Mikhail Grigorenko

Sabres’ Grigorenko: ‘No one’s fault but mine that I didn’t go into the NHL’

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BUFFALO — When the Buffalo Sabres selected Mikhail Grigorenko with the 12th overall selection in 2012, many wondered if the team was taking a risk on a player whom many scouts differed on just how good he would be.

Since then, Grigorenko has started off the past two seasons in Buffalo only to be sent back to his junior team, the Quebec Remparts. The 20-year-old Russian forward is currently in the midst of his third prospect camp with the Sabres and knows he has a lot to prove this year. He also knows where to lay some of the blame for not sticking with the big club.

“From past experience I realized it’s probably no one’s fault but mine that I didn’t go into the NHL,” Grigorenko said at First Niagara Center on Tuesday. “If I want to play in the best league in the world, it’s just on me. No one’s going to make me play just because I was drafted in the first round. I just have to go out there and be the best.”

Being the best is something the Sabres have been eager to witness. In his abbreviated stints with the team the past two seasons, he’s scored three goals and added five assists in 43 games. In Quebec it’s been a different story.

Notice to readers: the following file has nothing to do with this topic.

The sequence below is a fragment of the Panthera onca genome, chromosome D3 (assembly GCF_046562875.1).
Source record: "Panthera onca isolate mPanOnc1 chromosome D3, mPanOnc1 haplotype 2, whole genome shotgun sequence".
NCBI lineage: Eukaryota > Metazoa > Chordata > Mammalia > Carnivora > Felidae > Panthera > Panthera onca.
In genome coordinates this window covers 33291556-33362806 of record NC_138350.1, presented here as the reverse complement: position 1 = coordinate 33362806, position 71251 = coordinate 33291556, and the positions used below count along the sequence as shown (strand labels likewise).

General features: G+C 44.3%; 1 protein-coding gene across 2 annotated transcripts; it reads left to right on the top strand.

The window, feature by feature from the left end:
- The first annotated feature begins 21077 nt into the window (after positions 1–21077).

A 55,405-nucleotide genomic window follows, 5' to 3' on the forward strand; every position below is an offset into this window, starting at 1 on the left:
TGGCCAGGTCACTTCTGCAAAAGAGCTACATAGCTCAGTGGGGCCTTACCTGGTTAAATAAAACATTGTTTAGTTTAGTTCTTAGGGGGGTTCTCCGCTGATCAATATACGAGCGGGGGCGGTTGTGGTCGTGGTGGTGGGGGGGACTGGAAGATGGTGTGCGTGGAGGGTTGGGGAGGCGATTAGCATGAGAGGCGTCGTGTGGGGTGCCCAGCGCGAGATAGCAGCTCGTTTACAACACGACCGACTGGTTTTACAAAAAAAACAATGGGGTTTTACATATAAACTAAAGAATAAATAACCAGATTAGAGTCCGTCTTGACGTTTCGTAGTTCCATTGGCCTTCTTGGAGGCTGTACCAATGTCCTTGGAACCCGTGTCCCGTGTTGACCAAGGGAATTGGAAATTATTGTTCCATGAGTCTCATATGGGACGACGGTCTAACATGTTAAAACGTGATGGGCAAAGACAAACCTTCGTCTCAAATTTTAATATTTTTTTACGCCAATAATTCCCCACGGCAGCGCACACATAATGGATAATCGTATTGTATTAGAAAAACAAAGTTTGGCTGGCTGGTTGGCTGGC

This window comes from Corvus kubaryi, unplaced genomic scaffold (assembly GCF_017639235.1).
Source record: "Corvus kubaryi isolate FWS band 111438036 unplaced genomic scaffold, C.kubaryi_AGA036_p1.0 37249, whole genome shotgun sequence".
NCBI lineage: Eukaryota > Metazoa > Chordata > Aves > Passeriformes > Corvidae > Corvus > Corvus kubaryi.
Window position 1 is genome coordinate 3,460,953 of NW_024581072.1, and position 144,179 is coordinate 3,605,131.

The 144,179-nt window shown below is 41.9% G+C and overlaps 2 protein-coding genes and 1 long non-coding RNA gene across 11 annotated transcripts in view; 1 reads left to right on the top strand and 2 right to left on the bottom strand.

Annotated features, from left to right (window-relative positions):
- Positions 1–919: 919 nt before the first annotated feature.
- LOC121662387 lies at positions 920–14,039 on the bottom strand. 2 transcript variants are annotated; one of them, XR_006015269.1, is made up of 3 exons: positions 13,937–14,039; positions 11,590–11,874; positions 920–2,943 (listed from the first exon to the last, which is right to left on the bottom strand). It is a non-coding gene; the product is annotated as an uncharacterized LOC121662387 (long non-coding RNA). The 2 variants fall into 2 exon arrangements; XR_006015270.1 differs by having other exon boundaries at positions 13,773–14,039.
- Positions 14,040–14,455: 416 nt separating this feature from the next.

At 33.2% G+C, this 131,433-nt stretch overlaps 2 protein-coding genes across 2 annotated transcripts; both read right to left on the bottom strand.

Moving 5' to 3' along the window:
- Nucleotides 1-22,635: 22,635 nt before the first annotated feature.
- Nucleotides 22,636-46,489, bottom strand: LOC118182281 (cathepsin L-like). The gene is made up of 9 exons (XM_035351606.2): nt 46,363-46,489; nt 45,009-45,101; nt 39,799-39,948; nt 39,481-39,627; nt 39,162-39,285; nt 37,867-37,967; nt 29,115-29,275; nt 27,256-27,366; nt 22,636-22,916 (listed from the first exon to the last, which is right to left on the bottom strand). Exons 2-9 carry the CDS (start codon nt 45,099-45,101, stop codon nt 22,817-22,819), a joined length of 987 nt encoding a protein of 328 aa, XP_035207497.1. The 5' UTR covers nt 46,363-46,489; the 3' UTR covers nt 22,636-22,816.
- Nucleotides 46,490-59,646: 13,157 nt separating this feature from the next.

Grigorenko has excelled against players his own age the past two seasons. In 56 games with the Remparts he scored 45 goals with 93 points. This season he’ll either be with the Rochester Americans in the AHL or Buffalo – a challenge he’s eager to accept.

“It’s going to be good for me to play against men for sure this year,” he said. “I’m really excited for this year. I’m pretty sure I’m going to get way better than I did last year.”

His time in Buffalo has come at an awkward point for the organization. He’s played for three different head coaches with Lindy Ruff, Ron Rolston, and Ted Nolan. With Tim Murray replacing Darcy Regier as general manager, it’s almost an entirely different organization. Throw in the coaches he’s played for with Quebec, Team Russia at World Juniors, and in the AHL with the Rochester Americans that’s a lot of different voices telling him what to do.

“It’s pretty tough,” Grigorenko admitted. “Learning the new strategies and some coaches like you more, some coaches like you less. You have different roles in each team you play for, I was lucky enough that all the coaches were all really nice to me. I thought every single coach I had tried to help me to be a better hockey player and a better person.”

source: Getty ImagesAfter all he’s seen and gone through in his professional career to this point, you’d think he might have too much going through his head to help him become the dynamic offensive player the Sabres are hoping he’ll blossom into. That’s an issue he’s worked on to fix, but the pressure to perform in the NHL is clearly there.